Hearst Magazines Digital Chief Troy Young Discusses Finding Great Editors

Also, the company’s approach to native advertising


Who Troy Young

Age 45

New gig President, Hearst Magazines Digital Media

Old gig President, Say Media

What’s it been like coming from pure-play digital companies like Say Media to Hearst, which has had a print mind-set?

It was different at first, for sure. There were a lot more steps between A and B. At Say, we started with five people, so you just did what you needed to do. I think that’s changing here a lot, but I would say there are more stakeholders in every decision.

What was your first big task when you got here?

Making our guiding light the user.

What was the guiding light before?

The business. But there was a lot done before I arrived. I want to be clear: I’m just writing a second chapter.

Two of your biggest hires—Amy Odell and Leah Chernikoff—had digital backgrounds. Do you make an effort to hire people who are digital natives?

First, it’s about finding great people. I think there are wonderfully talented people in print, but you’ve got to be able to live in the moment. The young, modern digital editor doesn’t just think about content, they think about content and distribution. When you sit with a group of young editors, you’ll hear them say, “Oh yeah, that worked, that was cool; that didn’t work at all.” When you sit with other editors, it’s like, “That’s a good idea.” The difference between those two things is massive.

Everyone’s trying to find the key to successful native advertising. What’s Hearst’s approach?

We write content around a thesis and a brand—like at Cosmo, our content is about being hot and being empowered—and we put together extraordinary writers and create a platform for consumers to participate in that content, and we package it and get it distributed and get people to read it. What native represents to me is that all the tools we use, marketers want to use, too. They want us to help them create content that has a point of view, that is associated with our brands, and that in a safe and respectful way, rents our audiences. When we create conversations with the consumer, they want to be part of that. Do we have the facility to literally run content in the content well and call it Cosmo times L’Oréal? For sure. That’s easy. What’s harder is creating something that people want to read and creating a conversation around it. Marketers have to pull away from talking about themselves. It’s like going to a cocktail party and just talking about yourself incessantly. It’s more interesting when you have an idea about something.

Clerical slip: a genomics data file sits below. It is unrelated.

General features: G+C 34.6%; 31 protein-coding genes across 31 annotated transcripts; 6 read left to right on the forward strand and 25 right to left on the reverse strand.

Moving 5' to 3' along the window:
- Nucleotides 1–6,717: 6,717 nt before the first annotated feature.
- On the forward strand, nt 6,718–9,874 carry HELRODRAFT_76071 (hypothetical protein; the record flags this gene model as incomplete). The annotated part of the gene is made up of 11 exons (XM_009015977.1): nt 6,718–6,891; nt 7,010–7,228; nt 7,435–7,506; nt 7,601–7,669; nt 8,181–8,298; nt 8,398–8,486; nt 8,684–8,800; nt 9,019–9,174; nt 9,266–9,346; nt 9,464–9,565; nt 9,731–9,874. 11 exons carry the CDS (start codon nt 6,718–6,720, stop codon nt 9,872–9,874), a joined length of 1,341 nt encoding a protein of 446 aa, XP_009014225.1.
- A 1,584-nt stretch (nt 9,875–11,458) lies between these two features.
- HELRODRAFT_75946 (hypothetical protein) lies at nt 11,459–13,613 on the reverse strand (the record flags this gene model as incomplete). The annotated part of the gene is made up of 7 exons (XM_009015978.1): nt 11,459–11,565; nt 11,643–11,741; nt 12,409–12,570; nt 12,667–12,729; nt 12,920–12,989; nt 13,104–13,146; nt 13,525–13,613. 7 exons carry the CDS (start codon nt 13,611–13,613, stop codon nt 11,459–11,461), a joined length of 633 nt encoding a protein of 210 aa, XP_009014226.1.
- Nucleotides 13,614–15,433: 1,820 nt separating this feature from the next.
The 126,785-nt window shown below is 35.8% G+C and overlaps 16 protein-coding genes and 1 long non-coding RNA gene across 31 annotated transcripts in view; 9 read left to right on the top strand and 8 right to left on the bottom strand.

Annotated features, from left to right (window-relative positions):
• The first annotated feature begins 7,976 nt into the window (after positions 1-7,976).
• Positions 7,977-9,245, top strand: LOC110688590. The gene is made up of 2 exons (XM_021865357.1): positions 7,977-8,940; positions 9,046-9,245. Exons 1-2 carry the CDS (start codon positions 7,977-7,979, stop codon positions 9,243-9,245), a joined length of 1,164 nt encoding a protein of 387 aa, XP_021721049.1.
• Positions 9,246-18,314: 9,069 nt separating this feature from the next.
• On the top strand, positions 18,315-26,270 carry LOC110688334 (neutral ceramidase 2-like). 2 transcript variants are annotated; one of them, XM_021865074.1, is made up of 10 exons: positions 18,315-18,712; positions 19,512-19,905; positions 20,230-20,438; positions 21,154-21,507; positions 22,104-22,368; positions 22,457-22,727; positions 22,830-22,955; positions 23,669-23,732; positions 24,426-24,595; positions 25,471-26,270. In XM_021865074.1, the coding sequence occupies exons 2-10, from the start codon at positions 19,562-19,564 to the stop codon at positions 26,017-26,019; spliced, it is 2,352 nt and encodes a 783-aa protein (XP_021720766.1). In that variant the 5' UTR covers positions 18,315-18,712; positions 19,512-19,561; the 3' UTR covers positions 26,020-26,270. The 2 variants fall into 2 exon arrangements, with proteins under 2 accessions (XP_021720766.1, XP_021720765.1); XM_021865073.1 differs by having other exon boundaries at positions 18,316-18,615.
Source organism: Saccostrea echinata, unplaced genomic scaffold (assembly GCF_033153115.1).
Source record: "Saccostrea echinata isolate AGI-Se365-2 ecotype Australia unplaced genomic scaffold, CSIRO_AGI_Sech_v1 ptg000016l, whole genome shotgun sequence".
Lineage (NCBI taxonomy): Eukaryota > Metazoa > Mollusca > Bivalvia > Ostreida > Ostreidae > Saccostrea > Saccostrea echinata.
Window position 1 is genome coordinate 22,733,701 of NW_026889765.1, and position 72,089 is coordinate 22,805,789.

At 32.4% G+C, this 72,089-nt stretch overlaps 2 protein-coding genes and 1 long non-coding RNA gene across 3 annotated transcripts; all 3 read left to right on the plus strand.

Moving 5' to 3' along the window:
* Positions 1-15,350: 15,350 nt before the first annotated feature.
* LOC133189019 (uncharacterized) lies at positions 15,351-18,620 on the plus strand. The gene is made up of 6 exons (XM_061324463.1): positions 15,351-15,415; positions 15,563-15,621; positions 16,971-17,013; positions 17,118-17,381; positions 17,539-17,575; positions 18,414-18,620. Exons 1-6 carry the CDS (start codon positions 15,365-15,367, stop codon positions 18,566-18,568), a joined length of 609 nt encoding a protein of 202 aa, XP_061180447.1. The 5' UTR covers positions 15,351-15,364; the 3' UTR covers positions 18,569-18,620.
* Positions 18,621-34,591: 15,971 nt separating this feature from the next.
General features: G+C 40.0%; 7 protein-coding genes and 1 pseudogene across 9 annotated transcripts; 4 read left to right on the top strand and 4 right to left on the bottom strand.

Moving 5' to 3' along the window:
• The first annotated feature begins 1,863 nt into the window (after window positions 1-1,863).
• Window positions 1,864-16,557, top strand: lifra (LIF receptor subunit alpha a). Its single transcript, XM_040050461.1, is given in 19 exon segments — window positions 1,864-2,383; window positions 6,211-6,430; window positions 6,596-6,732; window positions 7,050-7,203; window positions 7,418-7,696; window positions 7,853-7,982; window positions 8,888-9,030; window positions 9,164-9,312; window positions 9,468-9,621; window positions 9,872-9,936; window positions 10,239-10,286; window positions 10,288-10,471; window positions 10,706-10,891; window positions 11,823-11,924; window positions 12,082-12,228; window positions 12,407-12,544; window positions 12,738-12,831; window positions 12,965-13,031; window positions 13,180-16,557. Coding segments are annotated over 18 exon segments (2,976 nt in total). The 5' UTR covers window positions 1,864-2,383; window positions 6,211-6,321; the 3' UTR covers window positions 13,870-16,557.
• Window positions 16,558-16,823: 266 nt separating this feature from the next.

The editorial and operations sides of the digital media group report to you, unlike print, where the two often report to different bosses. Why do you think this model works for digital?

Because digital takes three minds. Meeting the needs of the modern marketer requires a different type of collaboration internally. In print, it wasn’t so dependent and so immediate. We need to bring a whole bunch of groups together to help brands, and that’s creating pressure for the business side and the edit side to work together like they never have. And it’s not just here. We saw it at Time Inc. We see it at Refinery29 and at places like Vice and Say Media.

Your management style has been described as brusque. Is that fair?

My wife would say the same thing. The thing is that I’m really passionate, and I really want to succeed, and I’m impatient. The other side of it is that I really care about people and I really love having informal interactions with people.

@adweekemma emma.bazilian@adweek.com Emma Bazilian is Adweek's features editor.